Free at last of the scandal of her notorious 1926 disappearance—though not quite yet of her adulterous spouse—Agatha Christie sails for the Canary Islands at the behest of the secret agent who helped rescue her from those complications (A Talent for Murder, 2017).
The first death, that of Secret Intelligence Service agent Douglas Greene, precedes Christie’s passage. In fact, it’s what makes John Davison press her to go to Tenerife in the first place. Nor does the second wait for her arrival. As Christie looks on in horror, Gina Trevelyan, a wronged wife who’s stowed away aboard the Gelria, launches herself over the side of the ship in a frenzy of grief, her body lost forever. Sculptor Helen Hart, the other woman whose affair with Guy Trevelyan has brought her to the ship as well, baffles Christie by taking moral responsibility for Gina’s death shortly after announcing, “I’m pleased the bitch is dead.” The Canaries themselves, home to sinister occultist Gerard Grenville, are equally dangerous for two of Christie’s fellow passengers from the Gelria and indeed for the celebrated novelist herself, who ends up hiding in a closet from which she watches as another passenger’s pearls are stolen by someone she can readily identify but declines to do so, even when Inspector Artemi Narciso Núñez arrests Christie herself for the theft and throws her in jail. The only way she’ll be able to help in solving Douglas Greene’s murder, it seems, will be if Wilson abates his fondness for local color long enough to allow His Majesty’s most unlikely secret agent to decide that it’s high time to link all the felonies that clutter this tangled tale.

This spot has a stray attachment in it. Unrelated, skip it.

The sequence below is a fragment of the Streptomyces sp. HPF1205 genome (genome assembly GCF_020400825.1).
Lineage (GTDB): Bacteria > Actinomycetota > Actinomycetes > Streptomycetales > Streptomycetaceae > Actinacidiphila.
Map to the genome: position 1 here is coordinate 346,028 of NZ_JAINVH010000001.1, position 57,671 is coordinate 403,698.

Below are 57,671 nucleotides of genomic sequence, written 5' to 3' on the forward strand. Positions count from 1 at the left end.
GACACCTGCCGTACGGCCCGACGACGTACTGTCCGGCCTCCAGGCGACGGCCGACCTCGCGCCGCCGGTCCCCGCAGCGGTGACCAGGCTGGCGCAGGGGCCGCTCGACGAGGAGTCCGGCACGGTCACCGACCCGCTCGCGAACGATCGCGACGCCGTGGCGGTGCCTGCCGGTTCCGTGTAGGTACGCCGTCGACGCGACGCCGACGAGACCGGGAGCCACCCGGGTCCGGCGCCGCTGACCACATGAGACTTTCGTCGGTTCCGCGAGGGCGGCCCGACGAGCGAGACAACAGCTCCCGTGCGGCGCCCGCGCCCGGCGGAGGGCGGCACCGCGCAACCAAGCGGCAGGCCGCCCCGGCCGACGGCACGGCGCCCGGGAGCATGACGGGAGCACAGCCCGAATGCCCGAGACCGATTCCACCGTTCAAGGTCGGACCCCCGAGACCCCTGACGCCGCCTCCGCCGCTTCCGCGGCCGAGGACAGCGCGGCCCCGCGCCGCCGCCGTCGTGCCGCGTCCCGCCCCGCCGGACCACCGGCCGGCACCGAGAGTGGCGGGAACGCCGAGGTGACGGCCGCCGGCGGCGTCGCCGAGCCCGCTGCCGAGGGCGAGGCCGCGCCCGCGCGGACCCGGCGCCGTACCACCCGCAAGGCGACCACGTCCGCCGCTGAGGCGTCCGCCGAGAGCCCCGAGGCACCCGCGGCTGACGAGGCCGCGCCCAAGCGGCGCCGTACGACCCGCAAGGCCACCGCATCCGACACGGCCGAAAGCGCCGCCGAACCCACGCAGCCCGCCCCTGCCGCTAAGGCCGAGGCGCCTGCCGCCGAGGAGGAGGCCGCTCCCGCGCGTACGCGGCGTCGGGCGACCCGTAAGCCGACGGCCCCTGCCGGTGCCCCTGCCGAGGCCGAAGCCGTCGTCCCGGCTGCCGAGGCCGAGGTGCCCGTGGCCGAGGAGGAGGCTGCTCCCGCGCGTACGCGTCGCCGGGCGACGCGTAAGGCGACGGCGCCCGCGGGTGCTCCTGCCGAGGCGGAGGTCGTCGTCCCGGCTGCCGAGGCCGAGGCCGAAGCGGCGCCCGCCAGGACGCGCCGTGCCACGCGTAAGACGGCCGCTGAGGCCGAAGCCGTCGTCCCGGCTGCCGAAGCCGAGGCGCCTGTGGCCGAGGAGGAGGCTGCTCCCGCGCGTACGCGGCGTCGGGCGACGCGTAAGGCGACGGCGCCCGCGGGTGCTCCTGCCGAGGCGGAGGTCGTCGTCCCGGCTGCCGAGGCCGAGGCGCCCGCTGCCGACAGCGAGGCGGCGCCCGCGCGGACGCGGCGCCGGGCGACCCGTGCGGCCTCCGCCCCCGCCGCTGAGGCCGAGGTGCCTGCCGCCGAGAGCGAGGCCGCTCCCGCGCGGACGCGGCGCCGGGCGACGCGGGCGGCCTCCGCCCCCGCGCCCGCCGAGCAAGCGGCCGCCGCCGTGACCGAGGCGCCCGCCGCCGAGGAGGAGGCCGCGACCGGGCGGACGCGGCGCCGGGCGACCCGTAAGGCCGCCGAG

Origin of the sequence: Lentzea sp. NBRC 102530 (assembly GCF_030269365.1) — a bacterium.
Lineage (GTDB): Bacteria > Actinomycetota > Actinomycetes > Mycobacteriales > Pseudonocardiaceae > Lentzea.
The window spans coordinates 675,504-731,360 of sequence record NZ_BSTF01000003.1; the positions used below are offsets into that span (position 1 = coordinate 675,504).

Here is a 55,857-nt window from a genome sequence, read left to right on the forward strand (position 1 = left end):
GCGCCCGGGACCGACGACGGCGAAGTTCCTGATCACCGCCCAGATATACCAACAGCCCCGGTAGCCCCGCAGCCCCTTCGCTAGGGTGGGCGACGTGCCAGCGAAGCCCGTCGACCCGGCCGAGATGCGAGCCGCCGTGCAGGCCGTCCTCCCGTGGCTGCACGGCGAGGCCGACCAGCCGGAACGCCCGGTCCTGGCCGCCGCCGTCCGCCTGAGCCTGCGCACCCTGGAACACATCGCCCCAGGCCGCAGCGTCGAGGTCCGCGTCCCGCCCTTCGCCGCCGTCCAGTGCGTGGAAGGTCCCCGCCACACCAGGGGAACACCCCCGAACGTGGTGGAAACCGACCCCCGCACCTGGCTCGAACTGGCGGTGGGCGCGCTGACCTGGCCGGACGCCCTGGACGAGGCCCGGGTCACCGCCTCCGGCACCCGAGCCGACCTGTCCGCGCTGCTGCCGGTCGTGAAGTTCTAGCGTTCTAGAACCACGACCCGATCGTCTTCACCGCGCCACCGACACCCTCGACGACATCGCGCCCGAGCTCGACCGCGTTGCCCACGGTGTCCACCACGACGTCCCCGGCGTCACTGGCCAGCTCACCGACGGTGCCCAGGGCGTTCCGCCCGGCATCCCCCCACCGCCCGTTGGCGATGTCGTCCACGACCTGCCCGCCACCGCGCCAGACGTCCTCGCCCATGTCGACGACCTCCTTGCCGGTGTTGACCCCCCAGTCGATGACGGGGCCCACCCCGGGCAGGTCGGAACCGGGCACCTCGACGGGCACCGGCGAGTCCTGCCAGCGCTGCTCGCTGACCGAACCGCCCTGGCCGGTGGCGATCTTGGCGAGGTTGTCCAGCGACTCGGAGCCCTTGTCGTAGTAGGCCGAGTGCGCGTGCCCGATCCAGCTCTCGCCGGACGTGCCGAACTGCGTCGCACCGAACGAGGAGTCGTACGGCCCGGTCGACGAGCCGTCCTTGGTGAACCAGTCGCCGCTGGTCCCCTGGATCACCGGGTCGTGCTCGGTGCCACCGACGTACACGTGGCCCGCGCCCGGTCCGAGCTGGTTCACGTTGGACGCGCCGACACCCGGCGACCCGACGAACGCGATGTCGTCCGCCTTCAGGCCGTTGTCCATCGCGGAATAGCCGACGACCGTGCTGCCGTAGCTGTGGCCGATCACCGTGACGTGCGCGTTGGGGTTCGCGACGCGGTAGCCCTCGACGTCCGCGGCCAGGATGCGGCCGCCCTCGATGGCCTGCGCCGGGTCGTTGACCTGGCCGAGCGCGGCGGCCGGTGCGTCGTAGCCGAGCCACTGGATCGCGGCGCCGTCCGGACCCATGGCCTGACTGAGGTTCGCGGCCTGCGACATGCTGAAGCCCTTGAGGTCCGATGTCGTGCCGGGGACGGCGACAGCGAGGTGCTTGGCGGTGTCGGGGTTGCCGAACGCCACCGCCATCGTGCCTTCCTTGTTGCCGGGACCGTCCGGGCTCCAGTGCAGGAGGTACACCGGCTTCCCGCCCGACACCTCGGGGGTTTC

The problem with casting a famous real-life mystery writer as your detective is that you can’t help inviting comparisons between your work and hers. It’s no shame to say that Wilson can’t stand up to such a comparison, but it’s no recommendation either.